SmartPak Monday Morning Feed: Falling Leaves, Falling Dangers

For as much as we all enjoy riding our horses during fall, there are concerns that come cooler temps — more than just fresh horses. The falling leaves can present a host of issues for your horses.

By SmartPaker Gina Fitch

At the beginning of the year, I purchased what my vet calls their Superior Preventative Wellness Plan for my horse Two Socks. This plan is geared towards giving my horse individualized care tailored to his specific needs including his core vaccines over three farm calls two being in the spring and one in the fall. In this plan he gets the following:

  • an oral dental exam with power floating and sedation
  • extended physical exam
  • Coggins
  • nutrition counseling
  • two fecal exams
  • sheath cleaning
  • two de-wormers
  • routine blood screening

Doing all these things throughout the year and keeping with my same vet will help detect early signs of diseases or problems in the hopes of preventing them from becoming an issue or having long term effects on my horse. To me, this takes the worry out of providing the necessary elements for my horse and offers him everything he may need to keep him healthy throughout the year.

Since it was fall, my vet was due to come out just the other day to give my horse his third and final round of shots, fecal test and de-wormer for this year. After administering his shots my vet looked around the paddock and started talking to me about how I was doing a great job of cleaning up the fallen leaves. I thanked her, but she must have seen the odd look I had on my face as I thought that was such a random thing to say. Turns out it wasn’t random at all. What I learned next was an eye opener for me.

I had heard in the past that you don’t want to feed your horse green leaves, but never did I hear that fallen leaves could be toxic to your horse. Well, I was about to be schooled and get my first lesson about how dangerous leaves can be to horses. I was told that horses may like the taste and smell of recently fallen leaves and they will eat them out of curiosity, boredom, or hunger. Also, that leaves are dense and can compact in the horse’s digestive system and cause compaction colic. Then she went on to say that leaves from some trees contain toxins that can make horses seriously ill and sadly my area has two types of trees that are known for being toxic to horses: the elm tree and oak tree.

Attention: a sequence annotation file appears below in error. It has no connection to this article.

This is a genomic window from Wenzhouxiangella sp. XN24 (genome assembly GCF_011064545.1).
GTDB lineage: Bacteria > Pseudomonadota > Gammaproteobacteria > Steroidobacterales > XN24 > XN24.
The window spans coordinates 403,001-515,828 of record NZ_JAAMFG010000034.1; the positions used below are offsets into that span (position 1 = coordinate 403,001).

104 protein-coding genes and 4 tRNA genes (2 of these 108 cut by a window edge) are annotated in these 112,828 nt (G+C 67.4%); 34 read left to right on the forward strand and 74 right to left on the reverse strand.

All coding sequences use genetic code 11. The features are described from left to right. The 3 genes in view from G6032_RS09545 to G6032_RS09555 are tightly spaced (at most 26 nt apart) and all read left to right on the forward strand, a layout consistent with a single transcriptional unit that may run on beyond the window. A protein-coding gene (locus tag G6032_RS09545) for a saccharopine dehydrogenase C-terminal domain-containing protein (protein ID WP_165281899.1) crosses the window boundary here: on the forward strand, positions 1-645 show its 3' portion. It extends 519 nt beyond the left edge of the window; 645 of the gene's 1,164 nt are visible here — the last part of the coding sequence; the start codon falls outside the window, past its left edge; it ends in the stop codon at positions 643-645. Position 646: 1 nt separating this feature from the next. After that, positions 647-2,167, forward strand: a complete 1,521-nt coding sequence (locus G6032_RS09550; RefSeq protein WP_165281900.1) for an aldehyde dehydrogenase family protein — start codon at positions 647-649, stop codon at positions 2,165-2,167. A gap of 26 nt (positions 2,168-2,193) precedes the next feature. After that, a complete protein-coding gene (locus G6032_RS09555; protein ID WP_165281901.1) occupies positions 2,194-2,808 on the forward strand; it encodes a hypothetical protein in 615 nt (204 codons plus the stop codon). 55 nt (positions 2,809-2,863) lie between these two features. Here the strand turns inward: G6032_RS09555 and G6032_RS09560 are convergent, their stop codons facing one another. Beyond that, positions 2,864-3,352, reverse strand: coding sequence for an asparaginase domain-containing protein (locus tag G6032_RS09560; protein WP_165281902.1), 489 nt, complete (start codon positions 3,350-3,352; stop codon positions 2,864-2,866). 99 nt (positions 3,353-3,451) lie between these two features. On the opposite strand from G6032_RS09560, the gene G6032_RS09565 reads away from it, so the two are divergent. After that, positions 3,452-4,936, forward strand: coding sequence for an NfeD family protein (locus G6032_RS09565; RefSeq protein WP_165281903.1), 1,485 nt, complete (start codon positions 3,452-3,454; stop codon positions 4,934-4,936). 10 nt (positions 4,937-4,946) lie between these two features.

I was honest and said I have no idea how to tell what species of trees I have on my property, and she showed me that leaves with three points are generally the ones you want to stay away from and are more dangerous to my horse. I was told that usually horses are not likely to eat leaves, however when curious or when boredom overtakes them, they may take exploratory bites and ingest enough of the deadlier species to do them harm. She then pointed out all the oaks and the maple trees I had in the immediate vicinity of his paddock. I won’t lie, I was a little surprised that this was the first time I have ever heard of this being as serious as this could be.

Well, that’s all I needed to hear to be on an all-out mission to keep my paddock free of these fallen leaves. This, however, has turned out to be a far greater challenge than I thought it would be. I’m not even kidding, I have been out there every single day blowing leaves just to turn around after blowing the entire paddock and finding more fallen leaves. My husband was right there with me helping blow these leaves.

It’s been a little more frustrating than it has been rewarding, but I remind myself that I’m doing this to protect my horse, and I will keep at it until all the leaves have fallen and have been removed from his paddock. If you are anything like me and have little to no knowledge of what tree species you have around your paddock, I believe it would be worth a little investigative work to determine the species of trees that surround your area and if they have been proven to be toxic to horses. I wish you luck and a safe, beautiful, and healthy fall.

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